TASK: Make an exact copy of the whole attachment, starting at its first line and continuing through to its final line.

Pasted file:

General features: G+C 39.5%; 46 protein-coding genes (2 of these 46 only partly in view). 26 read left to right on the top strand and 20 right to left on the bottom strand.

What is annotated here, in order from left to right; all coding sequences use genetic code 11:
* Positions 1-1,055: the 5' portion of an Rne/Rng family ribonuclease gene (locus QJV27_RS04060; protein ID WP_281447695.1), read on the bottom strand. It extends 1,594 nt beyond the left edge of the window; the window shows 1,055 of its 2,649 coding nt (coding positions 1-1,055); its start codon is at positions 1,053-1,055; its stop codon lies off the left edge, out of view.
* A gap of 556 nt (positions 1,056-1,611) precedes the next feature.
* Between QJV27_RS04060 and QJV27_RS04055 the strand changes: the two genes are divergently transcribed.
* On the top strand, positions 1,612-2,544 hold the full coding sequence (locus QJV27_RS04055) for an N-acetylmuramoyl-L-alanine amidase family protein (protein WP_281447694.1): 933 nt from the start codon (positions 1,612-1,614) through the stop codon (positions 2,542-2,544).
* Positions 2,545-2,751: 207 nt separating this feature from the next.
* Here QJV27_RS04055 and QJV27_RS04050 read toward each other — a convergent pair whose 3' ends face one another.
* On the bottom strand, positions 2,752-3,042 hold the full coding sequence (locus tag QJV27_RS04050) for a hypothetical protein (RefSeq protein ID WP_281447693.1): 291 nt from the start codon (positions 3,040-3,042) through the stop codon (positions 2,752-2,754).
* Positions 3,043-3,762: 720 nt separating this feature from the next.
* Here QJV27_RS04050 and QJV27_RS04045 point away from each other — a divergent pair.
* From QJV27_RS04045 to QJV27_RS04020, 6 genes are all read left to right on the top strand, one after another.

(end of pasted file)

General features: G+C 39.5%; 46 protein-coding genes (2 of these 46 only partly in view). 26 read left to right on the top strand and 20 right to left on the bottom strand.

What is annotated here, in order from left to right; all coding sequences use genetic code 11:
* Positions 1-1,055: the 5' portion of an Rne/Rng family ribonuclease gene (locus QJV27_RS04060; protein ID WP_281447695.1), read on the bottom strand. It extends 1,594 nt beyond the left edge of the window; the window shows 1,055 of its 2,649 coding nt (coding positions 1-1,055); its start codon is at positions 1,053-1,055; its stop codon lies off the left edge, out of view.
* A gap of 556 nt (positions 1,056-1,611) precedes the next feature.
* Between QJV27_RS04060 and QJV27_RS04055 the strand changes: the two genes are divergently transcribed.
* On the top strand, positions 1,612-2,544 hold the full coding sequence (locus QJV27_RS04055) for an N-acetylmuramoyl-L-alanine amidase family protein (protein WP_281447694.1): 933 nt from the start codon (positions 1,612-1,614) through the stop codon (positions 2,542-2,544).
* Positions 2,545-2,751: 207 nt separating this feature from the next.
* Here QJV27_RS04055 and QJV27_RS04050 read toward each other — a convergent pair whose 3' ends face one another.
* On the bottom strand, positions 2,752-3,042 hold the full coding sequence (locus tag QJV27_RS04050) for a hypothetical protein (RefSeq protein ID WP_281447693.1): 291 nt from the start codon (positions 3,040-3,042) through the stop codon (positions 2,752-2,754).
* Positions 3,043-3,762: 720 nt separating this feature from the next.
* Here QJV27_RS04050 and QJV27_RS04045 point away from each other — a divergent pair.
* From QJV27_RS04045 to QJV27_RS04020, 6 genes are all read left to right on the top strand, one after another.